Re: Been watching Lomachenko- It is NOT his hand speed!
Not sure what "IT" is referring to.. but if its referring to what makes him so good... There's quite a few things that put him on the level he's on.
Footwork: As Ron Swanson said, his footwork is far and away better than a lot of fighters. His time in dance school formed good habits and agility when it comes to balance and posture as well dexterity when it comes to pivoting, and moving in an out at angles. Whats more is that his body moves as one as opposed to someone like say a Zab Judah who can good head movement and great reflexes, but moving the body at the waist without adjusting his feet left Zab open to the occasional flash knockdown and often had him losing the game of inches because he could only bend so far up top witch his feet cemented before leaving him off balance or prone to long straight right hands. Loma tends to move both which is why hes always in a position to fire.
Angles: A big part of Lomachenko's offense, and defense for that matter, is his ability to work the angles... Not just of his attack but of his opponents. He works a lot of angles that a lot of conventional fighters consider a wast of time. For example: looping uppercuts under the elbows from the side--10 and 2 o clock positions (Many fighters consider this fruitless due to a decrease in leverage and don't want to risk muscle/tendon damage that can result from contact with the point of the elbow.) Lomachenko will throw a light arm punch or jab toward his opponents head to bring the opponents guard high, raising and rotating the points of the elbows forward and then looping the uppercut under the lower tricep which is softer and flatter surface and presents less of an obstruction. Loma also uses throwaway punches (pitty patts) to freeze his opponent and then slides off and can target the liver from the 2'o clock position with a straight punch rather than just standing in the cross hairs and trying to loop a hook around the elbow.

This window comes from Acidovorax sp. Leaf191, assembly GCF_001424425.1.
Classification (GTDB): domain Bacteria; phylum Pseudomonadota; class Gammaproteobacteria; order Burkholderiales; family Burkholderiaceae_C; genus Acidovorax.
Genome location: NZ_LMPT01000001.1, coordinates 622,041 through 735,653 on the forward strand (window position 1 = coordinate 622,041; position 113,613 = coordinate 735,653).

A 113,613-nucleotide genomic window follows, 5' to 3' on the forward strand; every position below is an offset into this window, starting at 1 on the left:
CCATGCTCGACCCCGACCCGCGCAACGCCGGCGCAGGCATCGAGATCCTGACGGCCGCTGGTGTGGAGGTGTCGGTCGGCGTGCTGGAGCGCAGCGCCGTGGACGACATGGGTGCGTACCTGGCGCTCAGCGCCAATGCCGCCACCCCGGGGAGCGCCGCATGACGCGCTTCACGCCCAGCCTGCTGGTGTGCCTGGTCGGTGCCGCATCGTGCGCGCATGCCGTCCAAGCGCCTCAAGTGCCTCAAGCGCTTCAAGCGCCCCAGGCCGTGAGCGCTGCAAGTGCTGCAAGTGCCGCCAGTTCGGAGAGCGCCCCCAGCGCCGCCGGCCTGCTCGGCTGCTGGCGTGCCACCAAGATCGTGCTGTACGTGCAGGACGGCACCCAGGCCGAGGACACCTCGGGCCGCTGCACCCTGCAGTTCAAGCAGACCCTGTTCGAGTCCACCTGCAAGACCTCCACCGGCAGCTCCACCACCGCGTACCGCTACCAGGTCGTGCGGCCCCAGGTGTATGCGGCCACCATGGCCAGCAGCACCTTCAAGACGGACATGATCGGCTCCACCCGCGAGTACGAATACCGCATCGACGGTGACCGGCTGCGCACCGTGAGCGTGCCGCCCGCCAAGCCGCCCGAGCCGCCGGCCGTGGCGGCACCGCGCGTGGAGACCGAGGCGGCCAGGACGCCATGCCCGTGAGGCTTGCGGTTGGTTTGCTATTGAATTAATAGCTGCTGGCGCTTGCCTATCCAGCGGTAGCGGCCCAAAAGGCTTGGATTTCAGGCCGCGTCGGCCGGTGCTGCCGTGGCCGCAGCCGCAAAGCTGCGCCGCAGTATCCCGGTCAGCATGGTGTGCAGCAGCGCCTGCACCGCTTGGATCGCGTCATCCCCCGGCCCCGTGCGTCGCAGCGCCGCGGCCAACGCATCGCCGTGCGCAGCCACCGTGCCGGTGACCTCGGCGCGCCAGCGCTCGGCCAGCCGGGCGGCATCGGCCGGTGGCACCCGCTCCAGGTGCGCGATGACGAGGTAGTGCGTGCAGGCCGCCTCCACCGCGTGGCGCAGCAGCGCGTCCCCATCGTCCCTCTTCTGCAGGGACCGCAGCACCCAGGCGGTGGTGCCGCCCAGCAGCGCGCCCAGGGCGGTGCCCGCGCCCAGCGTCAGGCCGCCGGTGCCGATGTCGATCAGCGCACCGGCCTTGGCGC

Guile:A lot of his work is done through this method. Angle, distract/divert your attention to where he wants it, and then targets the spot you just left open. Like those times where he shoots an arm straight out to the side to bait a fighter to feinting to the opposite side to line them up to the punch he wants to catch them with. He'll also deliberately leave a spot uncovered knowing his opponents will find the opening too inviting so he can counter them. Many of these take advantage of the body's natural mechanics and instincts/reflexes as a fighter and have them betray you. If you're shelled up along the ropes, he'll use his lead hand to pull your glove away while simultaneously throwing a hook with the rear hand. When you're guard is high and someone starts to pull your hand down and away, your body's natural inclination is retract and tighten your hand/arm and engage in a tug of war. Which essentially leaves you frozen at the instance this happens. So you've been hit before you realize what just happened. (Where as someone like say a wing chun practitioner has been trained over the years to roll their hand in (towards the center of their body) and under and intercept with a straight punch instead of resisting).
Short explosive movements: If you study a lot of Loma's training, you'll see that much of that (including footwork and visual acuity drills) contain strength and pliability exercises. Especially exercises that employ short explosive movements. Like hopping across the ring on his hands while someone walks behind him holding his ankles wheel barrow style. These type of exercises are designed to give you maximum and power in short range (wing chun practitioners also use similar exercises).
All of these things are layered on top each other and working together against the opponent. I would stay away from the higher weights for now. Big guys that can't be hurt will not allow him as much time for cerebral plotting. The weight bullies like Salido will just swarm and look to make the fight ugly if he cant earn their respect.
They want your @$$ beat because upsets make news. News brings about excitement, excitement brings about ratings. The objective is to bring you up to the tower and tear your @$$ down. And if you don't believe that, you're crazy.
Roy Jones, Jr. "What I've Learned," Esquire 2003